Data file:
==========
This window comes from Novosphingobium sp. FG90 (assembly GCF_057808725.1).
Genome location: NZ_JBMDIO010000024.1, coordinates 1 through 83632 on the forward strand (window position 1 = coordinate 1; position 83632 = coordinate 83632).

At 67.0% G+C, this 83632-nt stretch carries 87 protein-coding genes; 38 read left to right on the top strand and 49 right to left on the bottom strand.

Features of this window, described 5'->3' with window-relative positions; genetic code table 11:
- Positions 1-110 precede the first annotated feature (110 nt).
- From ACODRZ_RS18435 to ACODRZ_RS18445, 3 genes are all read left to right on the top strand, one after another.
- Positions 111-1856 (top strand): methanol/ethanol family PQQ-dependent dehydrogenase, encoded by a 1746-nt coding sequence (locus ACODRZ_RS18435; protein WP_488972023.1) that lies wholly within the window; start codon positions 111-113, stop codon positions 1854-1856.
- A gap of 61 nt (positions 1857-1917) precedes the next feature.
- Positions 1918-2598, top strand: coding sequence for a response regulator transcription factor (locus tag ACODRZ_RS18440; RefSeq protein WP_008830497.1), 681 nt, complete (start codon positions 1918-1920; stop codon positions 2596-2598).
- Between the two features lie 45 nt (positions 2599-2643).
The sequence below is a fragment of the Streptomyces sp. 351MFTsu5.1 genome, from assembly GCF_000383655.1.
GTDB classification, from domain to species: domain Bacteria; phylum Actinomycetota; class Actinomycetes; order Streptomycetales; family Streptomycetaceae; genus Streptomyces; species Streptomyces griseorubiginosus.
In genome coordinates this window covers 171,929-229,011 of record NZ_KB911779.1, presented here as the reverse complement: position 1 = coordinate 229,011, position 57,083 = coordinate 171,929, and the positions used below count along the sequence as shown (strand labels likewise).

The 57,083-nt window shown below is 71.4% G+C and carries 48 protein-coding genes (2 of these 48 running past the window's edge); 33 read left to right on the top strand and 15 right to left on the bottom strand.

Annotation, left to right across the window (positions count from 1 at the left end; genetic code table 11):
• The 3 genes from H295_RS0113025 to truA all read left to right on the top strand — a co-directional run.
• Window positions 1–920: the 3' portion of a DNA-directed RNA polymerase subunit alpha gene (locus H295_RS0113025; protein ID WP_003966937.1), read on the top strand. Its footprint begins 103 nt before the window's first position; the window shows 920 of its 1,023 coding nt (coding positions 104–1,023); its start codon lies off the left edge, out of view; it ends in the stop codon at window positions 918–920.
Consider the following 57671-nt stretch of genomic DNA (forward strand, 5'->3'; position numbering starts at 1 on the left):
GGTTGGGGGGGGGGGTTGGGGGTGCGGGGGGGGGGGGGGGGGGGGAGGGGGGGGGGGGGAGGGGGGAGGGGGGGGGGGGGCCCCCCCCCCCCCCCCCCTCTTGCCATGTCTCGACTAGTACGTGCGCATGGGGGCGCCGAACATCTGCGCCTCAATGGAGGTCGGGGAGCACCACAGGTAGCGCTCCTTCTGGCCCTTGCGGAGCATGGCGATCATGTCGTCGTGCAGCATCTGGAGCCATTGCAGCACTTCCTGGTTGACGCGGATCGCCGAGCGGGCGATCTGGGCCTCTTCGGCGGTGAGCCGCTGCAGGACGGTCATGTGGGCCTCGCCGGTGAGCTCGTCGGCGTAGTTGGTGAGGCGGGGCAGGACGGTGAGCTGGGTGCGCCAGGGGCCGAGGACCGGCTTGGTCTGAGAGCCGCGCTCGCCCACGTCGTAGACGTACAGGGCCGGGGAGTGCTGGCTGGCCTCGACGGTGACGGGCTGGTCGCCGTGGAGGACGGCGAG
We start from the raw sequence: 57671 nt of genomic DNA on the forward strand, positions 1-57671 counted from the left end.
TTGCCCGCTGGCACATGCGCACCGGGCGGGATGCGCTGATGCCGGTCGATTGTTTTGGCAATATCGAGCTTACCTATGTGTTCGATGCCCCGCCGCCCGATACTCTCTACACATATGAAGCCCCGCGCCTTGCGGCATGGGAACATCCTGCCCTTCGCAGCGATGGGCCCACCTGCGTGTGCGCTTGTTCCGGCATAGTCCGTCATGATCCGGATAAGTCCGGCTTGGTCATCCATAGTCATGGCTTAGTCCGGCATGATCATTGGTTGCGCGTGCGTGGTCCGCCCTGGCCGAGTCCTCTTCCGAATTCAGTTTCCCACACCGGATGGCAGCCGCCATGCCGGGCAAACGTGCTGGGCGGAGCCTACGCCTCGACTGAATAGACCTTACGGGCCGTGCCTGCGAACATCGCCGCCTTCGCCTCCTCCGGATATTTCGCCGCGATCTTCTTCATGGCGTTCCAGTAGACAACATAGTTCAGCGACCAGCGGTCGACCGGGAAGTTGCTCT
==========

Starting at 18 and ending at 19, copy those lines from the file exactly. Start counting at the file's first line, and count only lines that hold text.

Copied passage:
Consider the following 57671-nt stretch of genomic DNA (forward strand, 5'->3'; position numbering starts at 1 on the left):
GGTTGGGGGGGGGGGTTGGGGGTGCGGGGGGGGGGGGGGGGGGGGAGGGGGGGGGGGGGAGGGGGGAGGGGGGGGGGGGGCCCCCCCCCCCCCCCCCCTCTTGCCATGTCTCGACTAGTACGTGCGCATGGGGGCGCCGAACATCTGCGCCTCAATGGAGGTCGGGGAGCACCACAGGTAGCGCTCCTTCTGGCCCTTGCGGAGCATGGCGATCATGTCGTCGTGCAGCATCTGGAGCCATTGCAGCACTTCCTGGTTGACGCGGATCGCCGAGCGGGCGATCTGGGCCTCTTCGGCGGTGAGCCGCTGCAGGACGGTCATGTGGGCCTCGCCGGTGAGCTCGTCGGCGTAGTTGGTGAGGCGGGGCAGGACGGTGAGCTGGGTGCGCCAGGGGCCGAGGACCGGCTTGGTCTGAGAGCCGCGCTCGCCCACGTCGTAGACGTACAGGGCCGGGGAGTGCTGGCTGGCCTCGACGGTGACGGGCTGGTCGCCGTGGAGGACGGCGAG